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Epcot: “Where the Impossible Becomes Possible”

A couple of weeks ago, my friends and I decided to go to Florida for spring break–except we wanted to spice it up a little. Enjoying the beach in Fort Lauderdale or partying in Miami seemed too basic. Why not go to Disney? Disney seems to be a dream come true when you are eight, but would it still be a dream at 21?

To say that we had fun is an understatement– Disney had a lot more to offer than I could ever conceptualize at eight years old. Initially meant to be an experimental prototype community of “Tomorrow”, Epcot has now become a theme park that celebrates human achievement and culture. Epcot’s celebration is centered around a World Showcase with 11 countries represented as 11 pavilions. The pavilions portray not only traditional music and architecture from each country, but  also serve delicious food. Whether you want to experience fast food or a sit-down restaurant, the pavilions come with all the options you could ever dream of. From Mexico to Norway and even Morocco, Epcot is a dream-like experience. 

Intending to try as much food as possible from as many pavilions as possible, we started our trip around the world in the Mexican pavilion. As a Mexican student, I must say I had incredibly low expectations for the Mexican pavilion. Really, there are not a lot of Mexican restaurants in the U.S. that can accurately emulate the Mexican flavors. However, trying food and drinks from the margarita stand was simply ambrosial. The tacos were made with hand-made corn tortillas with the earthy and scrumptious textures of Mexico–only topped by a perfectly balanced passion fruit margarita. 

Delighted by some Mexican appetizers, we moved on to Norway. Impressed by the Viking-like architecture, I could hardly wait to try Norwegian traditional food. Offering traditional pastries like kringla pretzel-shaped cookies, sweet lefse flatbread, and the famous school bread. The Kringla Bakeri Og Kafe was cozy and delectable.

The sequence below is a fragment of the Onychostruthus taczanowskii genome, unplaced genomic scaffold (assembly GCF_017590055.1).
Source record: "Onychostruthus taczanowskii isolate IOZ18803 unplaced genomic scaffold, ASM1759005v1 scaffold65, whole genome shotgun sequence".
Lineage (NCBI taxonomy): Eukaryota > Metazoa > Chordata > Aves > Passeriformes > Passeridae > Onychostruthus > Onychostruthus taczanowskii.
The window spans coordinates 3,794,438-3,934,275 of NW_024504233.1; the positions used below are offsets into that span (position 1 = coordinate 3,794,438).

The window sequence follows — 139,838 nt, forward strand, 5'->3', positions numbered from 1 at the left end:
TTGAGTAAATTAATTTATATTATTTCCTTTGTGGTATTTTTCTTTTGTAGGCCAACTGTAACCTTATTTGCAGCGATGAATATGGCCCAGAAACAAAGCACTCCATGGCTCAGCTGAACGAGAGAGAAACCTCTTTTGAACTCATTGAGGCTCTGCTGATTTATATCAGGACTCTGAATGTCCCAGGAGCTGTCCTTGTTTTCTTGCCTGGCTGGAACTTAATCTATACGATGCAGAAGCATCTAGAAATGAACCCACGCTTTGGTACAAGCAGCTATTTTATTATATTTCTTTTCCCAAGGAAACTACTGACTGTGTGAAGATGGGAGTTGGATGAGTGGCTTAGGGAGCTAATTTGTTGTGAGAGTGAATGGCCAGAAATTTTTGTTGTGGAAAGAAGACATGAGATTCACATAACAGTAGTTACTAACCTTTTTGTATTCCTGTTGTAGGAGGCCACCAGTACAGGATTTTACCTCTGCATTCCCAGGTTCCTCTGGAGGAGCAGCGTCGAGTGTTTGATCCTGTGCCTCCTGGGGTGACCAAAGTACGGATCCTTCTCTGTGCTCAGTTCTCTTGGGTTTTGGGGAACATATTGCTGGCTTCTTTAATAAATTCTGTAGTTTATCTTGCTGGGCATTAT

The Chinese pavilion offered a wide variety of dining options, from an elegant restaurant to a small stand that sold the tastiest hand-made crab rangoons I have ever tried. Followed by Germany’s pretzels and assortment of beers, Italy’s pavilion lured us in with some traditional songs, water fountains and limoncello margaritas. The U.S. pavilion immediately transported me to the 4th of July, with fireworks, live concerts, and huge,savory turkey legs. In my opinion, France might have been the grandest pavilion, representing movies like Beauty and the Beast and Ratatouille. The delicate array of food options included crepes, French pastries, the famous macarons and fancy French restaurants. 

Perhaps my favorite pavilion was the Moroccan one. Morocco encapsulated originality and a sort of grandeur only found in a desert. With an amazing representation of the Koutoubia Minaret in Marrakesh, the intricate towers show a side of Islam that is not often represented in the Western world. Terracotta buildings and bazaars invited everyone to come in. As a fan of kebabs, just thinking about the pavilion’s chicken kebabs makes me drool. The perfectly cooked soft, juicy chicken melted in my mouth in perfect balance. It was simply marvelous!

The cherry on top of the Epcot experience was the magnificent water and firework show at 9 p.m. Overjoyed by a succulent plate of poutine and a lavender-infused drink from the Canadian pavilion, the visual and auditory experiences of the show were moving. Representing movies like the Lion King and Coco, the show was vibrant and celebratory. Immersed in this deep emotional joy I realized that I felt like I was eight again. Disney is truly where the impossible becomes possible. 

Cover photo courtesy of Disney Tourist Blog

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